05:04 GMT25 June 2021
Listen Live
    Get short URL

    The Carnegie Moscow Center has analyzed why the recently-approved federal program for the socioeconomic development of the Kuril Islands until 2025 might be a success: the Russian military, it says, will act as a guarantor that the project will reach its purpose.

    The Kuril Islands, or the Southern Kurils, located in the Sea of Okhotsk, have long been subject to a dispute between Russia and Japan as the sides failed to sign a permanent peace treaty following the end of World War II.

    The territory has been administered by Russia since the end of WWII, but the Japanese government still lays claim to the four islands: Kunashir (known in Japanese as Kunashiri), Iturup (Etorofu), Shikotan and the rocky Habomai islets.

    In a rare visit to Russia, Japanese Prime Minister Shinzo Abe met President Vladimir Putin for talks at the Black Sea resort of Sochi earlier in May and the two leaders agreed to take a “new approach” to the decades-long territorial dispute over the four southernmost islands in the Pacific Kuril chain.

    The Russian government has recently approved a federal target program for the socioeconomic development of the Kuril Islands until 2025.

    "Lifting the infrastructural constraints for the development of the economy and improving the quality of life, creating conditions for the development of raw material processing using the latest technologies, as well as innovation developments adapted to the conditions of the Kuril Islands, as well as the modernization of the islands' social infrastructure are among the expected results of the program," the document reads.

    The total cost of the new initiative was estimated at approximately $1.2 billion.

    The Carnegie Moscow Center, a regional affiliate of the Washington-based Carnegie Endowment for International Peace, has conducted its own analysis of this program, which is aimed at making the islands attractive enough to compel the local residents, as the Falklanders at their time, to want to remain part of Russia. The study concluded that the plan might be a success.

    “What makes this program different from the earlier development projects is that this time the Russian Military are guaranteeing its implementation,” contributor Petr Bologov writes in his article for the Center’s website.

    “And judging by the tenacity of the Russian authorities in refusing to cut military spending, even amid the economic crisis, such a guarantee should be treated seriously,” the author says.

    Earlier in July the Russian Federal Agency for Special Construction (Spetsstroy) announced that Russia’s military infrastructure on two of the Kuril Islands in the Pacific will be reinforced with fortifications, firing ranges and ammunition storage bases.

    Over 500 workers and 100 pieces of equipment are involved in the construction, it added, which includes accommodation, cultural, leisure and sports facilities that span nearly 155,000 square miles and include 392 buildings.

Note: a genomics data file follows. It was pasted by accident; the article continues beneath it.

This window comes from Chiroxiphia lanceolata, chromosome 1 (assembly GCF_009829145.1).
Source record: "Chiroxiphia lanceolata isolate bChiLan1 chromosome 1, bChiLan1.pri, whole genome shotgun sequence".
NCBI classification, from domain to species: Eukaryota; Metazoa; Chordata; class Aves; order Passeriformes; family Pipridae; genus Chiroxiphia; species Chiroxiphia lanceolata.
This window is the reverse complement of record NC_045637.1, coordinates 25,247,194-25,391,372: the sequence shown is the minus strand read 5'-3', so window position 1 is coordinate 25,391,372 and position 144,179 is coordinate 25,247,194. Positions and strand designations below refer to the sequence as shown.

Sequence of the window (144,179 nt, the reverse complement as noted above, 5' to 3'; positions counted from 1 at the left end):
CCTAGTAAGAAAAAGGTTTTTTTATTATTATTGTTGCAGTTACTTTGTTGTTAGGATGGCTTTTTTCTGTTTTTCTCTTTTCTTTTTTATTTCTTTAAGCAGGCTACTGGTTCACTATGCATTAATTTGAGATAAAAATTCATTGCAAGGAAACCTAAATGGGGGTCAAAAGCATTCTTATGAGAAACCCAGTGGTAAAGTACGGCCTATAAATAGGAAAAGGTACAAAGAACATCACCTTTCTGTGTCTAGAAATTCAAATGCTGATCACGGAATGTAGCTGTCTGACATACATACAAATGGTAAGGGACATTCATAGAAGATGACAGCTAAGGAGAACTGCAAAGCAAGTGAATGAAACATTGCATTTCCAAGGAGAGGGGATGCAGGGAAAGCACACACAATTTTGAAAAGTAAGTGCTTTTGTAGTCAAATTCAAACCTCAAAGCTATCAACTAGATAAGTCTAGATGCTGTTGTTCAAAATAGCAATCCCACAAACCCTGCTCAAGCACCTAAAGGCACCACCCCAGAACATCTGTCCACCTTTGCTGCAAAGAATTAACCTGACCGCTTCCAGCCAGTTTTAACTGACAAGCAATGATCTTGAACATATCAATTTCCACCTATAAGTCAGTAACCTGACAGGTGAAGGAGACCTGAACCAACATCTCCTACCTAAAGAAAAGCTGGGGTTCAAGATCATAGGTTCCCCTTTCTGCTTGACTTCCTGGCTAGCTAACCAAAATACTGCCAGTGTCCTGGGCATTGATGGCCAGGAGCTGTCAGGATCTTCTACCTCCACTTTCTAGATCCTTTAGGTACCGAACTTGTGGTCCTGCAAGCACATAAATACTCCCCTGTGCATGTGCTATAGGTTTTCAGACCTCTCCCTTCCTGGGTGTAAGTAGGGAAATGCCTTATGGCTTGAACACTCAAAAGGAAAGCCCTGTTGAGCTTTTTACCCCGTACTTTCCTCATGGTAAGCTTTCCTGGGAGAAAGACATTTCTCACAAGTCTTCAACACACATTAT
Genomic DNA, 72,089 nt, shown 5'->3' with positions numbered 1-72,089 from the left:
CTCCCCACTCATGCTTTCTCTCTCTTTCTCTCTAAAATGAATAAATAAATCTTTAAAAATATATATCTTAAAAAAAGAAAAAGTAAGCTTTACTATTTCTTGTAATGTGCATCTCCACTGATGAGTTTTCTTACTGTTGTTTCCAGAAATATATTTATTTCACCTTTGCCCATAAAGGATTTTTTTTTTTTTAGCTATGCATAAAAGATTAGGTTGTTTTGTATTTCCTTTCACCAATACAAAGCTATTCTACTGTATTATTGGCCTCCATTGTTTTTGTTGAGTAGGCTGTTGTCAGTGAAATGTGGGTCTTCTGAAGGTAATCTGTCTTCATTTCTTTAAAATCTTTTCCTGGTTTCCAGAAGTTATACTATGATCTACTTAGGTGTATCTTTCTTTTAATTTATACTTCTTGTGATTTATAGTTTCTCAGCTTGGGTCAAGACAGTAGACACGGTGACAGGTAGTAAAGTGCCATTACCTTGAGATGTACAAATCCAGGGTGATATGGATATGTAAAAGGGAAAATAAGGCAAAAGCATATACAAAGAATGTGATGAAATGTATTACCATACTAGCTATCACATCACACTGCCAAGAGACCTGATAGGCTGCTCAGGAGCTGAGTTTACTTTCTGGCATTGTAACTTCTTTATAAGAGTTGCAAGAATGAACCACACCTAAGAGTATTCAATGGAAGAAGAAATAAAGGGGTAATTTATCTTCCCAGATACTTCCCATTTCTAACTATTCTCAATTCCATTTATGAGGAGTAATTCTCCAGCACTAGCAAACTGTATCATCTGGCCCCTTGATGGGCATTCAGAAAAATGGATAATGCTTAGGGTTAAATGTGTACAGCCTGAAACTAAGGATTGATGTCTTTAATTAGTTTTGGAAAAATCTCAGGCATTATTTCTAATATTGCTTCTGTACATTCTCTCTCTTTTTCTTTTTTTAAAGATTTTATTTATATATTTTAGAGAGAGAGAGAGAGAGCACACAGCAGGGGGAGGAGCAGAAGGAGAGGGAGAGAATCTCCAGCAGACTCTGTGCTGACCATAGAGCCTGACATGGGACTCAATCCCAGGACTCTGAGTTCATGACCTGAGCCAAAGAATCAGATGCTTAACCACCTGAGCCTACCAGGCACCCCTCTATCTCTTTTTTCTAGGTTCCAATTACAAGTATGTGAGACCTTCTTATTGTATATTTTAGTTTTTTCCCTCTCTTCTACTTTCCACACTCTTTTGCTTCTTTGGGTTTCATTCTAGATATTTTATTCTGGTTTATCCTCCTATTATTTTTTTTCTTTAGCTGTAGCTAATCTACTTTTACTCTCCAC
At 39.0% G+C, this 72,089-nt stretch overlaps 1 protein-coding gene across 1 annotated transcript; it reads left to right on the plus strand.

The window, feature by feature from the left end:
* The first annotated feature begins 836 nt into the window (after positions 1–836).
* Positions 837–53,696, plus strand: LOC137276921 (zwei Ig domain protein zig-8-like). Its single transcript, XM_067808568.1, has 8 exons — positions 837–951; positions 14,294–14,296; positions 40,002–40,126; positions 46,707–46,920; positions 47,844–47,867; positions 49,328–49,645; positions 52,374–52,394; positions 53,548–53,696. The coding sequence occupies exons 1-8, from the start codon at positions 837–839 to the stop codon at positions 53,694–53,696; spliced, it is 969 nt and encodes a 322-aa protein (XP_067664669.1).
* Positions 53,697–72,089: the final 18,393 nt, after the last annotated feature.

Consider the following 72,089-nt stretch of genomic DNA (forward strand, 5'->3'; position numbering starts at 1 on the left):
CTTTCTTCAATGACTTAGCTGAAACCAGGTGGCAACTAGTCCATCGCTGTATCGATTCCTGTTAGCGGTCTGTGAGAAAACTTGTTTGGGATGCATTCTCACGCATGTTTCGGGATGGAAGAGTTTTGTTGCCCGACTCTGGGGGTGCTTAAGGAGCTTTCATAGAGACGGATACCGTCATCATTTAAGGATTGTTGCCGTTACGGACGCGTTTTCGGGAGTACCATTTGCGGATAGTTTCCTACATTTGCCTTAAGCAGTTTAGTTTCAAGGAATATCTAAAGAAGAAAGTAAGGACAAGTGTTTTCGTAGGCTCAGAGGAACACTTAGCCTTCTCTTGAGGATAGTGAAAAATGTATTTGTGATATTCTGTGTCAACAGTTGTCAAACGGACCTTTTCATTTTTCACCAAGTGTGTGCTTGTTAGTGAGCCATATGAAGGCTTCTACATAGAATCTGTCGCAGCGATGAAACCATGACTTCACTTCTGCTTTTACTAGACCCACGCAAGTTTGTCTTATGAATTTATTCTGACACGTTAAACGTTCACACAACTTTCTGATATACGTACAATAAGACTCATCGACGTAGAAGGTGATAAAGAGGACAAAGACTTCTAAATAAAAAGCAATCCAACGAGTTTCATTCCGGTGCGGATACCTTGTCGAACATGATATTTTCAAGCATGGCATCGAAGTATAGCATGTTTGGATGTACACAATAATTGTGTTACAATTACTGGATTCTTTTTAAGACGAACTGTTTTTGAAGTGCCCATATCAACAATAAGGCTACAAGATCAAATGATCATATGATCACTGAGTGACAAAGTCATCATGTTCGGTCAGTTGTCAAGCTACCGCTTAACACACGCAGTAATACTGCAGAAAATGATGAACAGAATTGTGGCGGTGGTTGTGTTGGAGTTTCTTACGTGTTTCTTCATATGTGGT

"The active construction of infrastructure facilities for the Russian Armed Forces on the Kuril Islands of Iturup and Kunashir continues… The project involves the construction of  purpose-built military facilities: sites, training grounds, munitions and hardware storage areas," Spetsstroy said in a press release.

    Earlier it was reported that the construction of the Russian Navy’s Pacific Fleet base on Matua in the Kuril Islands chain will begin as soon as this year.

    The reports suggested that to reinforce this “outpost” of Russia, the Eastern Military District will be provided with some 700 units of military equipment and weaponry in 2016.

    The rearmament plan also includes 60 new aircraft and helicopters, in addition to three vessels and over 20 drones. Furthermore an extra 22,000 contract troops have been deployed in Russia’s Far East over the past year, the district's forces now number 65,000 people.

    Russia is also set to deploy some of its newest missile defense systems on the islands.

    "The Bal and Bastion Coastal missile systems and next generation Eleron 3 drones will be deployed there this year," Russian Defense Minister Sergei Shoigu announced earlier in March,

    The Bastion is a mobile defense system armed with two anti-ship missiles with a range of up to 300 km (188 miles). It has also been deployed in Crimea. The Bal anti-ship missile has a similar range.

    Reports suggest that the group of Russian forces stationed on the Kuril Islands is already equipped with such modern weapons as T-80 tanks and a Buk-M1 air defense system.


    Why Russia Needs New Naval Base on Kuril Islands
    Construction of Russian Navy Base on Kuril Islands to Start in 2016
    Why There's More to Russia-Japan Relations Than Kuril Islands
    guarantor, program, development, Russian Military, Kuril Islands, Russia
    Community standardsDiscussion